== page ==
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A few years ago I had emergency spinal surgery. I was told I would be back at work in 12 weeks after surgery. I remember being bitterly disappointed when after 12 weeks not only was I not back in work but I wasn’t able to walk without a zimmer frame.  My point is unrealistic expectation can be a killer of hope and impact hugely on our mood and general mental health. One of the common themes that I come across when supporting families with sleep issues is the comparison to others and the unreal expectation that babies should be sleeping ‘through the night’ from very early on. I’m not sure where this unreal expectation came from but I find it is maintained today. When I attend baby groups or are just casually speaking to new parents I find that people are still very fixed on the idea that sleeping through the night from an early age is not only realistic but is expected and normal.

Before becoming a sleep consultant, I worked as a mental health and learning disability Occupational Therapist. I am a firm believer in normalising stressful and negative thoughts and the importance of not only listening to parents but also dispelling unreal myths about sleep or unrealistic expectations.

When we are sleep deprived it is like wearing the opposite of rose tinted glasses – this negative view and sensitivity to criticism is hard to shake. I remember nearly bursting into tears at a baby yoga class when a mother proudly proclaimed her 4 week old was now sleeping through the night. If I were to hear this same mother now I would be delighted for her but at the time I was so exhausted it felt like more evidence that I was failing. (This is what I mean by the negative bias when we are sleep deprived- it is like a magnet for negative thoughts and views and seeking out any evidence to confirm you are not doing well).  I strongly believe this experience of extreme sleep deprivation has helped me in my work with families over the last 10 years. This empathy and understanding of sleep deprivation is hard to describe and I’m not sure that you can understand it without experiencing it first hand. I’m not one for saying – ‘I know what its like’ as often this dismisses the persons thoughts and ideas that they are being listened to but often the families I work with communicate this to me that they feel I have understood and been there, done that.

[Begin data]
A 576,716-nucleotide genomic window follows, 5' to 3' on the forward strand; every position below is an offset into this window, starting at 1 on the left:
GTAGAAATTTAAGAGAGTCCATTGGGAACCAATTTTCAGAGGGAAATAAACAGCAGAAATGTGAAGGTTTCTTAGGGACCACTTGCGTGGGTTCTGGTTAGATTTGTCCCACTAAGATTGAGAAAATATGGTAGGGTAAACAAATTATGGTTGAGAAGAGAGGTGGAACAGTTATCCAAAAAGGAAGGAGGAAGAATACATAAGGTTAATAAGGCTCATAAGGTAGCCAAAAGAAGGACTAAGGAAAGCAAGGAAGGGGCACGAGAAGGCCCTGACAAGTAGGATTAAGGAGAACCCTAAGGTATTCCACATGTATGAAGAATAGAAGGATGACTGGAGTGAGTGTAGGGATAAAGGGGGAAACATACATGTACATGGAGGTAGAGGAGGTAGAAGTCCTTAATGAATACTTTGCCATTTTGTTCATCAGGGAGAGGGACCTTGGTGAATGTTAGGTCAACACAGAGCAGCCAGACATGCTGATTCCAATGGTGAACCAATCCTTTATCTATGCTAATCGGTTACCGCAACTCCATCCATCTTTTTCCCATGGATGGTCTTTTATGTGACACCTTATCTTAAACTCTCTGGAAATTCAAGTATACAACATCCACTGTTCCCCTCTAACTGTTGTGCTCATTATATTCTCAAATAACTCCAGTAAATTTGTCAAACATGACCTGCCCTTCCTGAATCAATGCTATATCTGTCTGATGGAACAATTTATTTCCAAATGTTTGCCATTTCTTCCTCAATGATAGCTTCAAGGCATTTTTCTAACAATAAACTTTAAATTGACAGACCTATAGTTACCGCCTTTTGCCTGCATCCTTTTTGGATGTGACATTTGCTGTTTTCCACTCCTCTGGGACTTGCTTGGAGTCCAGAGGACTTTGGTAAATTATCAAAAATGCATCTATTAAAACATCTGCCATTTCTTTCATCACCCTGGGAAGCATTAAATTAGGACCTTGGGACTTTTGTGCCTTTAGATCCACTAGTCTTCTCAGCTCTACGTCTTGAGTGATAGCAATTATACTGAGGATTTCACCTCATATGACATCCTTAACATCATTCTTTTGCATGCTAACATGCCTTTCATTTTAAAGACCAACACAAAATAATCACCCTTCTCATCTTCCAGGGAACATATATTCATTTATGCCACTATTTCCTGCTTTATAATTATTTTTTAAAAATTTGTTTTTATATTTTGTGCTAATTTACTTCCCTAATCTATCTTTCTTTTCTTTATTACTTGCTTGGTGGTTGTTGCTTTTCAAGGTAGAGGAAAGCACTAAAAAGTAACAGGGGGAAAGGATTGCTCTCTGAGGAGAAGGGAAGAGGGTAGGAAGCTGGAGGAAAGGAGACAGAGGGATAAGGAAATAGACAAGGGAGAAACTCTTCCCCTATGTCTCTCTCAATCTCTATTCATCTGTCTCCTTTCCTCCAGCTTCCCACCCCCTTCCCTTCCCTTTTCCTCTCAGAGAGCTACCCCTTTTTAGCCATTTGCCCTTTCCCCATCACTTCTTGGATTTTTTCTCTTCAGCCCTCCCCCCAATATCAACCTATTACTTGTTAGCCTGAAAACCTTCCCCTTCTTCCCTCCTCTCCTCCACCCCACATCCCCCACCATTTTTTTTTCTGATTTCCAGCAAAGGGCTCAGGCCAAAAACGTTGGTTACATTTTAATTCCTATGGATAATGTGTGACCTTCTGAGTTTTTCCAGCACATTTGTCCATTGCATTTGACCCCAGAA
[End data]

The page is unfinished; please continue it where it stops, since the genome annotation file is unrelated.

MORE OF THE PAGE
At a recent perinatal metal health group we started talking about the façade of motherhood and the need to appear like you are always keeping it together and juggling it all. It got me thinking about real conversations and topics at mother and baby groups and how much actually was about keeping up with the Jones rather than anyone saying ‘gosh this is hard or I’m finding this hard’. This is part of the unrealistic expectation bubble where parents don’t feel that they can ask for help or accept help when offered. I wonder how this tone can be addressed or what would need to happen to support this?

My goal with sleep support has always been to not only reduce sleep deprivation but to promote quality of life and positive mental health. I love that through sleep consultancy we can make such huge changes on outlook and mental health and my ultimate aim is to promote positive family life and wellbeing.

Sleep consultancy to me is about realistic achievable goals that are family centred and with their views at the heart of the process. I love the education aspect involved in sleep work with families but also the emotional and mental health aspect too. To me my heart is definitely in sleep support and working with families. It is a privilege to be trusted at such a raw time, I look forward to supporting the next family in their journey.

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